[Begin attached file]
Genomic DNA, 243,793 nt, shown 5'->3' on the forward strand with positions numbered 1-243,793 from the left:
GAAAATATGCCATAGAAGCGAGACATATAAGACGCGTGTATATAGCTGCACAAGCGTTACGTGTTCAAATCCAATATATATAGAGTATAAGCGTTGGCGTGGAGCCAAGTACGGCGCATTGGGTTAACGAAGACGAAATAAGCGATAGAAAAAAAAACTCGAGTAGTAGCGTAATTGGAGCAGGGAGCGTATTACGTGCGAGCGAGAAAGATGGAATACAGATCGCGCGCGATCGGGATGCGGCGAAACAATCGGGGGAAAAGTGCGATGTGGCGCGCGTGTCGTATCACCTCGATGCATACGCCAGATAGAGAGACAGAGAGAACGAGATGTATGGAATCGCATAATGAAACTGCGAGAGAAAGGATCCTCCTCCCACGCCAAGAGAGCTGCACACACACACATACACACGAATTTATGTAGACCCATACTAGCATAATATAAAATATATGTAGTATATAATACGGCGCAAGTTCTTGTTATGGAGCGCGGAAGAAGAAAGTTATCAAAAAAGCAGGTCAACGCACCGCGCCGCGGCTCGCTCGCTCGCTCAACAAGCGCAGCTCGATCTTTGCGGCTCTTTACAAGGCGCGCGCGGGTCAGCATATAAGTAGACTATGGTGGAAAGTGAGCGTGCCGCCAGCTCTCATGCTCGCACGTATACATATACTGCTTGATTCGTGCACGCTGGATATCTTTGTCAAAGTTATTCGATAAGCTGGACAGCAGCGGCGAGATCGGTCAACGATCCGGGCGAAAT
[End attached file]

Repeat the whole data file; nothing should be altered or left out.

Genomic DNA, 243,793 nt, shown 5'->3' on the forward strand with positions numbered 1-243,793 from the left:
GAAAATATGCCATAGAAGCGAGACATATAAGACGCGTGTATATAGCTGCACAAGCGTTACGTGTTCAAATCCAATATATATAGAGTATAAGCGTTGGCGTGGAGCCAAGTACGGCGCATTGGGTTAACGAAGACGAAATAAGCGATAGAAAAAAAAACTCGAGTAGTAGCGTAATTGGAGCAGGGAGCGTATTACGTGCGAGCGAGAAAGATGGAATACAGATCGCGCGCGATCGGGATGCGGCGAAACAATCGGGGGAAAAGTGCGATGTGGCGCGCGTGTCGTATCACCTCGATGCATACGCCAGATAGAGAGACAGAGAGAACGAGATGTATGGAATCGCATAATGAAACTGCGAGAGAAAGGATCCTCCTCCCACGCCAAGAGAGCTGCACACACACACATACACACGAATTTATGTAGACCCATACTAGCATAATATAAAATATATGTAGTATATAATACGGCGCAAGTTCTTGTTATGGAGCGCGGAAGAAGAAAGTTATCAAAAAAGCAGGTCAACGCACCGCGCCGCGGCTCGCTCGCTCGCTCAACAAGCGCAGCTCGATCTTTGCGGCTCTTTACAAGGCGCGCGCGGGTCAGCATATAAGTAGACTATGGTGGAAAGTGAGCGTGCCGCCAGCTCTCATGCTCGCACGTATACATATACTGCTTGATTCGTGCACGCTGGATATCTTTGTCAAAGTTATTCGATAAGCTGGACAGCAGCGGCGAGATCGGTCAACGATCCGGGCGAAAT